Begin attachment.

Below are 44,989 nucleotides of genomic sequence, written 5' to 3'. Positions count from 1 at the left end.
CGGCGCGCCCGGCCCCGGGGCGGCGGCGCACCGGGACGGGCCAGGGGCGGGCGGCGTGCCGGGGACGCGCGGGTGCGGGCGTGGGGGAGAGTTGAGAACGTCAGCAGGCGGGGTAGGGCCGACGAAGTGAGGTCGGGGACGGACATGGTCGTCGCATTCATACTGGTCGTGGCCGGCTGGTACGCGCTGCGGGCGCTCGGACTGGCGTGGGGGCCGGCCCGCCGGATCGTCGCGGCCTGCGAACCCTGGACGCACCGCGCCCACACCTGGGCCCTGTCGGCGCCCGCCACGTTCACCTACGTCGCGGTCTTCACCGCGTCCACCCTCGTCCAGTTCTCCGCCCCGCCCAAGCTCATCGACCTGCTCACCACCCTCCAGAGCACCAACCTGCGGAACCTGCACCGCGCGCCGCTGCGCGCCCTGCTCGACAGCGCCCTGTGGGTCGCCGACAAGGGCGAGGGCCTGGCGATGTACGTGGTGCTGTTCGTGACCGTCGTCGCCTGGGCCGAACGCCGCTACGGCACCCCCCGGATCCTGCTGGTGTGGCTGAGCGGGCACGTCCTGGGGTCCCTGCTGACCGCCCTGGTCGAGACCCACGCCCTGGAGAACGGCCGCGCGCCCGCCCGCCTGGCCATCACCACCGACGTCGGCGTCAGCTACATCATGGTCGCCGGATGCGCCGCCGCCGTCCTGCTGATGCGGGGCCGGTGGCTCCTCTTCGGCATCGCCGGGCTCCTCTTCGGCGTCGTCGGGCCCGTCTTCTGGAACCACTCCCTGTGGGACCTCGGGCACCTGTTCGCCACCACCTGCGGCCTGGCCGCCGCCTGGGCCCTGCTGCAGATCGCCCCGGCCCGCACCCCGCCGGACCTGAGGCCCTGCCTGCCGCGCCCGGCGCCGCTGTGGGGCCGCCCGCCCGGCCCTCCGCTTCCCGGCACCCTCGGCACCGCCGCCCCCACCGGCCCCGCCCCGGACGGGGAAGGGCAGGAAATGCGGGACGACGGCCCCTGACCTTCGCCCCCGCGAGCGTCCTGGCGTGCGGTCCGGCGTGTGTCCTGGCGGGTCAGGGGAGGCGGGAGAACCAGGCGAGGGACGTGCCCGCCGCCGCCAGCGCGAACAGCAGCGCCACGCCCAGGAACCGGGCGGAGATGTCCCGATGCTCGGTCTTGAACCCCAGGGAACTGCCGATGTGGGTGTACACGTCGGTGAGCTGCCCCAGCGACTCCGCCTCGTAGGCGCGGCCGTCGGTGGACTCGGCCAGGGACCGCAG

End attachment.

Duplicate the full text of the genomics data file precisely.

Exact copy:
Below are 44,989 nucleotides of genomic sequence, written 5' to 3'. Positions count from 1 at the left end.
CGGCGCGCCCGGCCCCGGGGCGGCGGCGCACCGGGACGGGCCAGGGGCGGGCGGCGTGCCGGGGACGCGCGGGTGCGGGCGTGGGGGAGAGTTGAGAACGTCAGCAGGCGGGGTAGGGCCGACGAAGTGAGGTCGGGGACGGACATGGTCGTCGCATTCATACTGGTCGTGGCCGGCTGGTACGCGCTGCGGGCGCTCGGACTGGCGTGGGGGCCGGCCCGCCGGATCGTCGCGGCCTGCGAACCCTGGACGCACCGCGCCCACACCTGGGCCCTGTCGGCGCCCGCCACGTTCACCTACGTCGCGGTCTTCACCGCGTCCACCCTCGTCCAGTTCTCCGCCCCGCCCAAGCTCATCGACCTGCTCACCACCCTCCAGAGCACCAACCTGCGGAACCTGCACCGCGCGCCGCTGCGCGCCCTGCTCGACAGCGCCCTGTGGGTCGCCGACAAGGGCGAGGGCCTGGCGATGTACGTGGTGCTGTTCGTGACCGTCGTCGCCTGGGCCGAACGCCGCTACGGCACCCCCCGGATCCTGCTGGTGTGGCTGAGCGGGCACGTCCTGGGGTCCCTGCTGACCGCCCTGGTCGAGACCCACGCCCTGGAGAACGGCCGCGCGCCCGCCCGCCTGGCCATCACCACCGACGTCGGCGTCAGCTACATCATGGTCGCCGGATGCGCCGCCGCCGTCCTGCTGATGCGGGGCCGGTGGCTCCTCTTCGGCATCGCCGGGCTCCTCTTCGGCGTCGTCGGGCCCGTCTTCTGGAACCACTCCCTGTGGGACCTCGGGCACCTGTTCGCCACCACCTGCGGCCTGGCCGCCGCCTGGGCCCTGCTGCAGATCGCCCCGGCCCGCACCCCGCCGGACCTGAGGCCCTGCCTGCCGCGCCCGGCGCCGCTGTGGGGCCGCCCGCCCGGCCCTCCGCTTCCCGGCACCCTCGGCACCGCCGCCCCCACCGGCCCCGCCCCGGACGGGGAAGGGCAGGAAATGCGGGACGACGGCCCCTGACCTTCGCCCCCGCGAGCGTCCTGGCGTGCGGTCCGGCGTGTGTCCTGGCGGGTCAGGGGAGGCGGGAGAACCAGGCGAGGGACGTGCCCGCCGCCGCCAGCGCGAACAGCAGCGCCACGCCCAGGAACCGGGCGGAGATGTCCCGATGCTCGGTCTTGAACCCCAGGGAACTGCCGATGTGGGTGTACACGTCGGTGAGCTGCCCCAGCGACTCCGCCTCGTAGGCGCGGCCGTCGGTGGACTCGGCCAGGGACCGCAG